I went to my first Toastmasters meeting last Thursday. I probably would have talked myself out of going had I not said I was planning to attend as a part of Susan Cain's Year of Speaking Dangerously. She is challenging herself and her blog followers to become the best, most authentic speakers they can be. It's all part of what she's calling a QUIET Revolution, telling the world about the value of introverted people. There has been something about her work that is appealing to me on so many levels. For one thing, I've never been part of a revolution before!

I was nervous about going to the meeting, although I told myself since I was there as a visitor, I probably wouldn't have to say or do much, if anything. There were about 12 regular members there and 3 visitors. It was a warm and welcoming group. One person gave a humorous speech and then it was time for "table topics" when people are called on to give an impromptu, 1-2 minute "speech" based on a question they are asked. The leader asked if the visitors would be willing to do the table topics. The first two guests readily agreed, so I felt put on the spot to say yes as well. The question I was asked was, "Had I ever made a mistake as a psychologist?" Whoa...that was a big question! I felt an initial freezing sensation, but then managed to formulate a coherent answer. I didn't stand up, and later learned I was supposed to. I also didn't look at a timekeeper, that I also later learned I was supposed to. I think someone said I spoke for 1 minute, 32 seconds. It seemed like a lot longer!

Even though it was a good experience, I've been obsessing all week about whether or not to go back this Thursday (which is now tomorrow). I asked Greg tonight how he can stand to live with me, because I've been doing much of this pondering aloud to him. He said, "I know you always get through it and it's better on the other side." So what are my concerns?

  • I don't have the time.
  • I won't have time to write the speeches, much less practice them.
  • I don't know if I really need to go.
  • I've already done a fair amount of public speaking, and people say I do it well. Yet I still have horrible, sickening anxiety ahead of time that just doesn't seem to get better.
  • Do I have anything relevant to say?

I decided the key question I needed to ask myself is: What is my motivation? What do I really hope to accomplish by going to Toastmasters? As I was trying to answer this, I was perusing the Internet and found a Powerpoint presentation titled From Quiet Rage, back from 2005 given by Lynne Henderson, noted shyness expert and author of a new book, Building Social Confidence: Using Compassion-Focused Therapy to Overcome Shyness and Social Anxiety. (I've just started her book and it has some great ideas in it that I'll cover in a future post.)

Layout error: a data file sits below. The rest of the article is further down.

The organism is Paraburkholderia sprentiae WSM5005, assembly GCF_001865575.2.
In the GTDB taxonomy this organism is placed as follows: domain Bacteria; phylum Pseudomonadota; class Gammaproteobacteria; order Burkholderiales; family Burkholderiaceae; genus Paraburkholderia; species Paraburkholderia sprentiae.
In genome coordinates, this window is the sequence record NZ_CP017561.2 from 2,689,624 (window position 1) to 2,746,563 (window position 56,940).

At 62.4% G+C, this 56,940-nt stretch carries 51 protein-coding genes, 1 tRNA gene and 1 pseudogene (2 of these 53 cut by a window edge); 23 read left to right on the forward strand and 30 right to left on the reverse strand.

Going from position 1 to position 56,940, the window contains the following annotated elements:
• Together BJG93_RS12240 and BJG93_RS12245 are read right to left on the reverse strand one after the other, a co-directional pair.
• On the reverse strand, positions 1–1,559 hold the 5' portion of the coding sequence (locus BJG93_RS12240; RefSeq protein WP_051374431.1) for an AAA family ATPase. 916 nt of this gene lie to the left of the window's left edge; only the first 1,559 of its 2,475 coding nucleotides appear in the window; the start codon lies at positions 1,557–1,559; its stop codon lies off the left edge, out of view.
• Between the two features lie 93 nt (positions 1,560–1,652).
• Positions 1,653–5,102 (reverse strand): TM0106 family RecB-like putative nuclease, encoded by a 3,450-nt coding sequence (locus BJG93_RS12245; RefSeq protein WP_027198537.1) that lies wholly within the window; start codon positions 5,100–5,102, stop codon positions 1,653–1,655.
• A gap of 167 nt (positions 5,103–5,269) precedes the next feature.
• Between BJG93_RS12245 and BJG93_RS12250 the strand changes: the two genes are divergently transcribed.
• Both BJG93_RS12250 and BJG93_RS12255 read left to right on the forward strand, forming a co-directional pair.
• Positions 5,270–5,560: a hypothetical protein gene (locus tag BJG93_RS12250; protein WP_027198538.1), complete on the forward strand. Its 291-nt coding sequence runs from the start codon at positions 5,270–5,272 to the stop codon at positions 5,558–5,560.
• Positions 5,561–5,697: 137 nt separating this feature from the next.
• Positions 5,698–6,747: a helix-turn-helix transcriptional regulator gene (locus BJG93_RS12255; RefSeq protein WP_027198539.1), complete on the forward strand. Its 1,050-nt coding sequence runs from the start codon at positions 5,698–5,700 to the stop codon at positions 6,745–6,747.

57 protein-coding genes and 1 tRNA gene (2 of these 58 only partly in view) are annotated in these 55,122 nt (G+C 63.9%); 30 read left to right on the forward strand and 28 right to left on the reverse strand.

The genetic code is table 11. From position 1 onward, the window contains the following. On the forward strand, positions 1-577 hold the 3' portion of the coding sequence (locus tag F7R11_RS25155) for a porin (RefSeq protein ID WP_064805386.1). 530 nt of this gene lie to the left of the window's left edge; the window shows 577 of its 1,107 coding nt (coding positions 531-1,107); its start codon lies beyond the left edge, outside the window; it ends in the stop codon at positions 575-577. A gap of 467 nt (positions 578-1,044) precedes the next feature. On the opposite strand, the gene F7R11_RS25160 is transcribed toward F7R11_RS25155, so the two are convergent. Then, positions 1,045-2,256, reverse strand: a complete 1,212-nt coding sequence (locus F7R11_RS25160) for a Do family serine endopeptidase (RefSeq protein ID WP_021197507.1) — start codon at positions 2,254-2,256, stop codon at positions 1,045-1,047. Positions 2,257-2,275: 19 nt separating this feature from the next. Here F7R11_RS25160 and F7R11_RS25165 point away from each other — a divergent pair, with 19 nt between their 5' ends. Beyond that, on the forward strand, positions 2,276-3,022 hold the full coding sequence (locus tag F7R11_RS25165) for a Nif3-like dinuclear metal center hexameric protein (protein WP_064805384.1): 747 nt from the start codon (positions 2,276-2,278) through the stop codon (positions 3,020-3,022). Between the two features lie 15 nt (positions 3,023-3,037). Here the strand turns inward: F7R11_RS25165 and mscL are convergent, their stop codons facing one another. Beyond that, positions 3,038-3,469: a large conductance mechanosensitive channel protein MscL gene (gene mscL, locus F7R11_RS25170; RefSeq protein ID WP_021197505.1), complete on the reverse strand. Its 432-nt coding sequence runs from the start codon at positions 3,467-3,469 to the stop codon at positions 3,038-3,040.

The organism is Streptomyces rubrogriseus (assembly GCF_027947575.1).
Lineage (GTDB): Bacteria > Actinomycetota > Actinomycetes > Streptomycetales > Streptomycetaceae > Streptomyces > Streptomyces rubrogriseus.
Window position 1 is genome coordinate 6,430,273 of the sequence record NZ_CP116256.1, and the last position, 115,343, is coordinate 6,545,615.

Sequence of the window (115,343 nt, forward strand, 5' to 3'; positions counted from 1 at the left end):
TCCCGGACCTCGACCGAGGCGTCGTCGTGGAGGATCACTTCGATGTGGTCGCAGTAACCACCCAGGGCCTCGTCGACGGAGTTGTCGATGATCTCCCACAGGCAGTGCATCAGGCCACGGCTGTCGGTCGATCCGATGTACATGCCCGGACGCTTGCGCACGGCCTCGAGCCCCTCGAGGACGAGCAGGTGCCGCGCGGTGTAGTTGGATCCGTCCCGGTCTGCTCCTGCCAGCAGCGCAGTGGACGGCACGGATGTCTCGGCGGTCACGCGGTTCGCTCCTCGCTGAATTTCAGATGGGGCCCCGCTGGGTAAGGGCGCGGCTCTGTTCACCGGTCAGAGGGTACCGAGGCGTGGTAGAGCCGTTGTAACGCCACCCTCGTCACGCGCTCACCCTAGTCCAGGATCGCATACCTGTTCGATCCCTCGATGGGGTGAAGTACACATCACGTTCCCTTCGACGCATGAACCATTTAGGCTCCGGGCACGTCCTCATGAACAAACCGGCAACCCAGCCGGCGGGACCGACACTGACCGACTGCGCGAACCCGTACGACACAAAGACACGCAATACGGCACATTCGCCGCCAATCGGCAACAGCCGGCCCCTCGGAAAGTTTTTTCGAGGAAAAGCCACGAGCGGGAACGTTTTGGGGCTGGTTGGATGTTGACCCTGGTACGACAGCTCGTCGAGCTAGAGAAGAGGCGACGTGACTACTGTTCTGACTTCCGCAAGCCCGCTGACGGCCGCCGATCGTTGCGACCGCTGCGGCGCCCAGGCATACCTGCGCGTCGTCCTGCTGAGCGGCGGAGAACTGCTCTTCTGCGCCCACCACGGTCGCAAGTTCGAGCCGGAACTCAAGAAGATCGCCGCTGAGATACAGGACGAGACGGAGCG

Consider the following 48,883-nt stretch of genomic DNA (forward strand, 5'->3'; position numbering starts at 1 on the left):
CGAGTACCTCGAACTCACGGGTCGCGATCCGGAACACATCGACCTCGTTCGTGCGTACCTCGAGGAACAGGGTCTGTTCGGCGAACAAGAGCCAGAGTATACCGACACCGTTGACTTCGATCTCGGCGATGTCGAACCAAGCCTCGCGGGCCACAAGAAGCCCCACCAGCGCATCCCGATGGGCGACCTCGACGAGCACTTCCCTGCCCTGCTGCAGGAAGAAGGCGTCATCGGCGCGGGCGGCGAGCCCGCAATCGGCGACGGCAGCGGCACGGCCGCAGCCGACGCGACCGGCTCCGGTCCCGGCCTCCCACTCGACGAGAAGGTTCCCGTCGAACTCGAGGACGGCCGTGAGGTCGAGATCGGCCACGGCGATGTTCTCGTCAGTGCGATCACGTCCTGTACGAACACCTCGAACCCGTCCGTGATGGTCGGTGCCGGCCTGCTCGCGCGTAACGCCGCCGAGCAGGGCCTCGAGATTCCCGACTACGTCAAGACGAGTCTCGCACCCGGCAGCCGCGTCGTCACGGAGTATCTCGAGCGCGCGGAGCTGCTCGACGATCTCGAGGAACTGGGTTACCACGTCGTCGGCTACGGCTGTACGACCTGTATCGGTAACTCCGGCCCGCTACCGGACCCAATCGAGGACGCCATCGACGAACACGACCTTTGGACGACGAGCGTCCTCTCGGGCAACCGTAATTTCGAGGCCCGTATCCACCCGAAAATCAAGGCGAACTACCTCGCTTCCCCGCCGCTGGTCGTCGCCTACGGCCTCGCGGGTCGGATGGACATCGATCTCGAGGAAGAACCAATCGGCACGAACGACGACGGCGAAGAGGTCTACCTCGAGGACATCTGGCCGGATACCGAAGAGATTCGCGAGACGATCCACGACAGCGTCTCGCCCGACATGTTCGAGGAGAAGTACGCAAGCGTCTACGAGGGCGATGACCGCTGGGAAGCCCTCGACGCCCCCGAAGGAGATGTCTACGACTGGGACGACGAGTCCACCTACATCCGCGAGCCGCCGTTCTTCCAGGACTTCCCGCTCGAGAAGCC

Dr. Henderson talks about her vision for shyness and makes some profound points:

  • "Some people see shyness as an individual disease. I see it as a societally constructed problem. It is our problem."
  • "When human vulnerability is denied, people go underground, don't participate, and we lose valuable human resources."
  • "Each different temperament has something to offer. We need to listen."
  • "People feel shy when their social identities are threatened for any reason, race, sexual orientation, gender, status, and temperament."
  • "It is our responsibility as much as theirs to see that they participate."

I couldn't believe I found this–someone else was talking about a "quiet revolution." What were the odds? Maybe I need to be ready. Maybe I need to be ready to be part of this revolution. Maybe I need to go back to Toastmasters on Thursday.

Or maybe not...

My next question I decided I should ask myself is: What is the most compassionate thing to do for myself? Maybe I really am too tired to add one more thing to my schedule. There will be other times. I can focus on my blog now, and focus on public speaking later. But I feel sad that I can't do everything I want to all at one time!

And then there's Brittany, who blogs at The Shyness Project. She's 18 and on a wonderful adventure challenging herself in so many ways, one of which is going to Toastmasters. She has given two speeches so far, and it's exciting reading about her progress.

I still have 16 hours to decide...

And you know what? I think the most important thing I need to realize is that there's no right or wrong, good or bad.

Okay, the decision is made. The phone just rang and it was the nice gentleman who sat next to me last week. He wanted to extend a warm invitation to come back tomorrow. I said I'd be there, barring any car accident. Yes, that is what popped out of my mouth.

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